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Last edited by Mchunu; 14-07-2010 at 08:04 PM.
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17-07-2010
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Mchunu, you have a point here. I think maybe because fashion photographers are indutsry-oriented and as commercial photographers, they always intend to sell the clothes they're photographing, they sometime lose the artistic eye and touch to make the photo unique and stand on its on, as a piece of photography art, not commercial and selling-oriented ad hoc.

on the other side, the portraiture / artistic photographers give themselves more freedom to play with the craft and create an honest, powerful image. and this is why when stumbled across a fashion shoot, they might create a surprising magnum opus that will last for decades.

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17-07-2010
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^beautifully said, RoRA.

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18-07-2010
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i just think that a lot of these guys have been doing it for so long that they are no longer passionate about what they are doing...

they are bored...
...

wouldn't you be?!....
it's like bruce springstein having to sing 'born in the USA' every single time he gets on stage...
it gets old!...

...

fashion needs a new perspective...
but not just a new one...
a BRILLIANT new one~!


the brilliant part is the hard part...
:p

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29-07-2010
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I'm not really sure if I think that a new "BRILLIANT" perspective would make a fashion photographer great. The problem I think that the fashion world's (& i mean its audience) is facing is that they think it's still so much greatness and originality to be seen. I'm not saying that originality no longer exists, but I do think that originality and greatness are two things many of the executives are no longer very interested in. If you look at the most successful photographers of this generation, you will see that many of them are not entirely original and reference earlier "art" photographers.

This may seem pretty obvious (and maybe that's why it hasn't already been mentioned), but I think that flexibility and versatility can take a fashion photographer very, very far-the ability to work with themes and in totally different conditions, and perform with expertise is highly commendable. Perhaps that's reason behind my fascination with Meisel, but when you see any artist with an oeuvre that envelops such dramatic range while still having a signature look (whether it's a finishing touch or particular mood)-that, for me, is true greatness. As RoRa mentioned, portrait photographers give themselves that freedom to play with the image, to experiment and try something daring, even faulty, just to see what will come of it. Great fashion photographers are artists and artists must go above and beyond to set their limit. I've said this before and I'll say it again- for me, I think of Meisel as a portrait photographer, before I think of him as a fashion photographer. The fact that he has the ability to make his models give him the picture (whether it's through channeling him or a certain something within themselves) and capture an it factor that is so fabulous it makes you take that second look, makes you wonder if that is indeed [i]really[i] her- that for me, is great.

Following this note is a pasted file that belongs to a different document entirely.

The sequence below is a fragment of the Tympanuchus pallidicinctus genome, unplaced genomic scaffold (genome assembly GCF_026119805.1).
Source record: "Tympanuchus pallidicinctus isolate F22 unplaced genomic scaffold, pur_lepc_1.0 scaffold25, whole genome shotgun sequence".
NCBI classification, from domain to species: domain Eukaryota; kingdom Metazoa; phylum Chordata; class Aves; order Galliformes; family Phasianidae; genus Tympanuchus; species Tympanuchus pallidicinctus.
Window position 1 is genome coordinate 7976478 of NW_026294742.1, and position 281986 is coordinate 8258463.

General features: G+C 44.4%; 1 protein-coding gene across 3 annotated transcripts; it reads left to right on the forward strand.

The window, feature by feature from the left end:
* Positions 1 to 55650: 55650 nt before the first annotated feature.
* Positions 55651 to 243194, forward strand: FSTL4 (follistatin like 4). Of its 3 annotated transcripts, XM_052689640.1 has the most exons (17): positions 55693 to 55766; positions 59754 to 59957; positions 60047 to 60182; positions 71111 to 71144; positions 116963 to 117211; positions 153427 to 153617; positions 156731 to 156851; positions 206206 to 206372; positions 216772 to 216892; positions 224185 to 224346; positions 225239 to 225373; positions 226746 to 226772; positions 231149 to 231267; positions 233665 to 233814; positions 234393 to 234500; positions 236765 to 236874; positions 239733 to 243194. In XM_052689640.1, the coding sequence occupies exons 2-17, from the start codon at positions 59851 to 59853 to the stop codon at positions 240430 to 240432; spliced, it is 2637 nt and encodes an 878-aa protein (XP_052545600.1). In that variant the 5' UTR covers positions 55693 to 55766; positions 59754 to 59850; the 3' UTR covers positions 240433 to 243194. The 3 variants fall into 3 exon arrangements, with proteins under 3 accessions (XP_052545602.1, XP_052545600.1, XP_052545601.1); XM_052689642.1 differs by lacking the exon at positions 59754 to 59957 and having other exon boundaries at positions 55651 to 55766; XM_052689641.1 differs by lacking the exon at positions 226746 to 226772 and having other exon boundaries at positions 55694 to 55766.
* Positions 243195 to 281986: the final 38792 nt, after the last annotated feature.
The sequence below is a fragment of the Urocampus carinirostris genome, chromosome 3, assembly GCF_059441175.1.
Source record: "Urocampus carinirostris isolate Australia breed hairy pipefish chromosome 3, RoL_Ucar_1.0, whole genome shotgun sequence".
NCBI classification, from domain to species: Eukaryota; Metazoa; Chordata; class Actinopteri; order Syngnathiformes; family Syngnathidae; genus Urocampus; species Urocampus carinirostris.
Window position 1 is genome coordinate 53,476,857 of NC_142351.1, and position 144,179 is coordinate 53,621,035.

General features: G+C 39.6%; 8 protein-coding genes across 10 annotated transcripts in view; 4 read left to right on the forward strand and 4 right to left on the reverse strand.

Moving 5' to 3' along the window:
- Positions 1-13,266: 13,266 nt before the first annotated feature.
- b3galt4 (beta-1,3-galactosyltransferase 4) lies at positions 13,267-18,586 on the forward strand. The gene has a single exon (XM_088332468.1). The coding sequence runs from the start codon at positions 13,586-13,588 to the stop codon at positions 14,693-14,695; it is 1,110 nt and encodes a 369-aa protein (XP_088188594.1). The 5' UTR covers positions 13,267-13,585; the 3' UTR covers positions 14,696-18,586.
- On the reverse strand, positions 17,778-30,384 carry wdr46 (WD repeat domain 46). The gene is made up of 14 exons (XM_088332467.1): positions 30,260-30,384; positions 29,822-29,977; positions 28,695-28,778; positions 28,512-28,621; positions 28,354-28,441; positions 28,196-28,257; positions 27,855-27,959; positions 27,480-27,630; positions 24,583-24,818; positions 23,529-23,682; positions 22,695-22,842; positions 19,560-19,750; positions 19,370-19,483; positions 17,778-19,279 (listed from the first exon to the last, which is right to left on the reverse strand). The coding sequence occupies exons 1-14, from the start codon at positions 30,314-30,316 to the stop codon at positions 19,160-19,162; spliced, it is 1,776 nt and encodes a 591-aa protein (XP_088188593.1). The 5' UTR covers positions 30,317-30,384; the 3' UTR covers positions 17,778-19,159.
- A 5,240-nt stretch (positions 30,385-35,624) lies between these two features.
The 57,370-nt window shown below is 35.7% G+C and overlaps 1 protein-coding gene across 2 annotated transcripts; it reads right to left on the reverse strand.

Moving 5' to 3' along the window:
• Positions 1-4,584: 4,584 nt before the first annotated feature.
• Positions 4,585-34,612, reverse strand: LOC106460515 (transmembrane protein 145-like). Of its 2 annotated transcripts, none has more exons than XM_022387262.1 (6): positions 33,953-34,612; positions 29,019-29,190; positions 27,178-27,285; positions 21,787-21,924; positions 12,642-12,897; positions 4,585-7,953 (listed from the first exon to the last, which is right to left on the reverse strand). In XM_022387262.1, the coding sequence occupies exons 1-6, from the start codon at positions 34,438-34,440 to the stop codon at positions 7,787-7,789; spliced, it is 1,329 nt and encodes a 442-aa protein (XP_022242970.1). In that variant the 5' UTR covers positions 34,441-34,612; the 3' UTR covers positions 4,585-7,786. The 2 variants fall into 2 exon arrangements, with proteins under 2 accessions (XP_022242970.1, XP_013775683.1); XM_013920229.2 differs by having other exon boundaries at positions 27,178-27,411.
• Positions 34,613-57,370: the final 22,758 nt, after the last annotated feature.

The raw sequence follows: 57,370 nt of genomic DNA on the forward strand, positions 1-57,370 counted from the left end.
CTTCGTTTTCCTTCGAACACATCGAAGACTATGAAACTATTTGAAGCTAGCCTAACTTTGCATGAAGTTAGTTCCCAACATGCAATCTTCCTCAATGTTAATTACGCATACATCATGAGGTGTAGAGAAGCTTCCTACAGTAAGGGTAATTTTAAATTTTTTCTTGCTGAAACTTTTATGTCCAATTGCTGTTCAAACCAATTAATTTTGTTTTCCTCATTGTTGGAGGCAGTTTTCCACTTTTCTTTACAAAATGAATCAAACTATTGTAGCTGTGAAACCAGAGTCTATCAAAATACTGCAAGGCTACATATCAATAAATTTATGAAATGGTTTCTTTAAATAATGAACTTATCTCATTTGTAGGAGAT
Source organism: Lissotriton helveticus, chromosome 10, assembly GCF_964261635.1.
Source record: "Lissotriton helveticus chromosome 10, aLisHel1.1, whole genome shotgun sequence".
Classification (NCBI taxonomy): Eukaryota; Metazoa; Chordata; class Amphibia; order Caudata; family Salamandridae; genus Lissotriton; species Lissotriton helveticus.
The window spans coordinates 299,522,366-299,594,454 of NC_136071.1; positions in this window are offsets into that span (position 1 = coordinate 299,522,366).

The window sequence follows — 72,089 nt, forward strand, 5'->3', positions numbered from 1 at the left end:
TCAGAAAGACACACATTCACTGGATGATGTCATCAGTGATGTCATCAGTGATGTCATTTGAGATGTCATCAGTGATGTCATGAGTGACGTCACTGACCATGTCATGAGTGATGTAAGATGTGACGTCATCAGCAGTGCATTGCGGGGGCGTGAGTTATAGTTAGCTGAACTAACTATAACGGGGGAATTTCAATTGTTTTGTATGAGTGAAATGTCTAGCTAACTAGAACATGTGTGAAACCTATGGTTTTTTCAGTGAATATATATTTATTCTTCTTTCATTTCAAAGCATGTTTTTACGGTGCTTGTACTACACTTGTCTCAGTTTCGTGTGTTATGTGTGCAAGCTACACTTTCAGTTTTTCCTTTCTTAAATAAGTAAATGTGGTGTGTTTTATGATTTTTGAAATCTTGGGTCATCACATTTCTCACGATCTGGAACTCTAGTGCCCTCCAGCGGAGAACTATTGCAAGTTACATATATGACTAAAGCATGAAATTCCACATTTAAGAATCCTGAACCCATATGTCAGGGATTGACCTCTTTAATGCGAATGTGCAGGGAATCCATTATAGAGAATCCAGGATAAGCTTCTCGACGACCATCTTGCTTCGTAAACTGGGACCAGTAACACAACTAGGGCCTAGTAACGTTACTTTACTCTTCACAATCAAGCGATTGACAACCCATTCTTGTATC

(Illustrating my point)













all pictures from picasaweb, modelina, flickr and models.com

They don't look like typical models, yet we know they are not celebrities. It's a Meisel-Girl and she is a celebrity in her own right.

I don't want this to turn into me rambling on how great I think Meisel (or any other photographer) is, but could that be one of the most crucial parts of what makes a fashion photographer great? The ability to capture an essence in her beauty, that is her own, that only he can obtain? A gift so special that he could make even you that beautiful?

Though fashion photography is a sub-genre used commercially, it still is photography and it does take talent. Originality is not just seen through style, but also through execution and precision. There is nothing wrong with referencing past artists. When you bring your own insight, one that is honest and true, that's greatness. And when passion translates clearly with beauty and style, it's something even greater. But of course, nothing is ever so simple. Of course they become bored-it would be frightening if someone could do such a thing for decades and not tire at some point. Maybe the new perspective that soft-grey speaks of, is a new fashion, a new model, a new muse, a new inspiration. Fashion reflects the times-and the photographer can only be as great as the time he is living in. Which is why many of these photographers go to other sources for inspiration, with no limitations: the internet, politics, cinema, other artists etc. When asked what makes a great fashion photographer, the answer wouldn't be "the fashion", but the times-it's everything.

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Last edited by Mchunu; 29-07-2010 at 07:55 PM.